Cookies on this website

We use cookies to ensure that we give you the best experience on our website. If you click 'Accept all cookies' we'll assume that you are happy to receive all cookies and you won't see this message again. If you click 'Reject all non-essential cookies' only necessary cookies providing core functionality such as security, network management, and accessibility will be enabled. Click 'Find out more' for information on how to change your cookie settings.

BACKGROUND: Depression and posttraumatic stress disorder are both associated with altered function of the hypothalamic--pituitary--adrenal axis. Neuroticism is a strong predisposing factor for depression and probably also a risk factor for posttraumatic stress disorder. This study investigated whether young adults with high and low neuroticism scores show differences in hypothalamic-pituitary-adrenal axis regulation that might relate to their differential vulnerability to psychopathology. METHODS: Neuroticism was measured with the Eysenck Personality Questionnaire in 258 students aged 18--25. Fourteen scoring in each of the upper and lower quartiles of the neuroticism distribution according to gender participated in a combined dexamethasone-corticotropin-releasing hormone test. RESULTS: Low-neuroticism individuals showed a significantly greater cortisol response than high-neuroticism individuals. CONCLUSIONS: The mechanism of this effect remains to be elucidated. High-neuroticism subjects may have a downregulated hypothalamic--pituitary--adrenal axis to prevent harmful overactivation. This is the first demonstration of a difference in hypothalamic--pituitary--adrenal axis regulation associated with neuroticism.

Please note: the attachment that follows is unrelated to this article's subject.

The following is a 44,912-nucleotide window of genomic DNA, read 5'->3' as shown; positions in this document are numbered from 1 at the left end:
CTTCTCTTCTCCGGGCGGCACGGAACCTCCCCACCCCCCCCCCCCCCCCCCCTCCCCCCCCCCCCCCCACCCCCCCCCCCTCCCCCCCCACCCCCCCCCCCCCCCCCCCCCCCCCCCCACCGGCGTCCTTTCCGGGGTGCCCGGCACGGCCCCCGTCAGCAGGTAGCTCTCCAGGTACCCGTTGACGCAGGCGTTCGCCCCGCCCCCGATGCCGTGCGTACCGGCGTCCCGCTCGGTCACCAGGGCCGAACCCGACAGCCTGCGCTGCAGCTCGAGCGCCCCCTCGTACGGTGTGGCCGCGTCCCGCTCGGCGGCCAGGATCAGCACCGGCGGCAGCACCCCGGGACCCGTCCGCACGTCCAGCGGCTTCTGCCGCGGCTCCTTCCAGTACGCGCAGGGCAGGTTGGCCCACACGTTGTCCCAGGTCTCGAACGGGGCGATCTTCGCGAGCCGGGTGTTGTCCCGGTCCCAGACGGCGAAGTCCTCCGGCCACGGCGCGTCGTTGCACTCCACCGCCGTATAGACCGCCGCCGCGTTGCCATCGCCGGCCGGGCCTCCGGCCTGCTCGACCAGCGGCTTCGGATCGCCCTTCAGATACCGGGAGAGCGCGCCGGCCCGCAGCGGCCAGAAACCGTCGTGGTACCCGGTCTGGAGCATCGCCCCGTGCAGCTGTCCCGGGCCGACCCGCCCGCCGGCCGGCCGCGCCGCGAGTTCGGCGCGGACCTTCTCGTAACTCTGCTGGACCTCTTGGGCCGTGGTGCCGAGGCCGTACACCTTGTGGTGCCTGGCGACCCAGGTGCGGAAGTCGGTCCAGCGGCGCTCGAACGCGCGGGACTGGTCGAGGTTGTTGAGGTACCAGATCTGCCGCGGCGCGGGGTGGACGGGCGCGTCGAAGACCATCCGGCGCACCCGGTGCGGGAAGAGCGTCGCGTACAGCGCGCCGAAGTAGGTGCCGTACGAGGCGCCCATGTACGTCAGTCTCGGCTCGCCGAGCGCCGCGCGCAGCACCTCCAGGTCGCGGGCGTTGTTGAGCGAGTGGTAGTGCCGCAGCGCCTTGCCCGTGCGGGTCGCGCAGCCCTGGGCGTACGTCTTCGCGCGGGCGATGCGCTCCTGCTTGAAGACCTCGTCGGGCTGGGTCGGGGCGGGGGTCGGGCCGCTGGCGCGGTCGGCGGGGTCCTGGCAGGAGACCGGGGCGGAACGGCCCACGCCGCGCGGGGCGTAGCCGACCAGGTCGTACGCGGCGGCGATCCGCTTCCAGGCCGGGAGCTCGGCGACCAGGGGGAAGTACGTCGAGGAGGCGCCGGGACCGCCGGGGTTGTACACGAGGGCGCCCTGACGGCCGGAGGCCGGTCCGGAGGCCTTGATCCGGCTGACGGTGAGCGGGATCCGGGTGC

Journal article


Biol Psychiatry

Publication Date





410 - 415


Adult, Anti-Inflammatory Agents, Corticotropin-Releasing Hormone, Dexamethasone, Female, Humans, Hydrocortisone, Hypothalamo-Hypophyseal System, Male, Neurotic Disorders, Pituitary-Adrenal System, Severity of Illness Index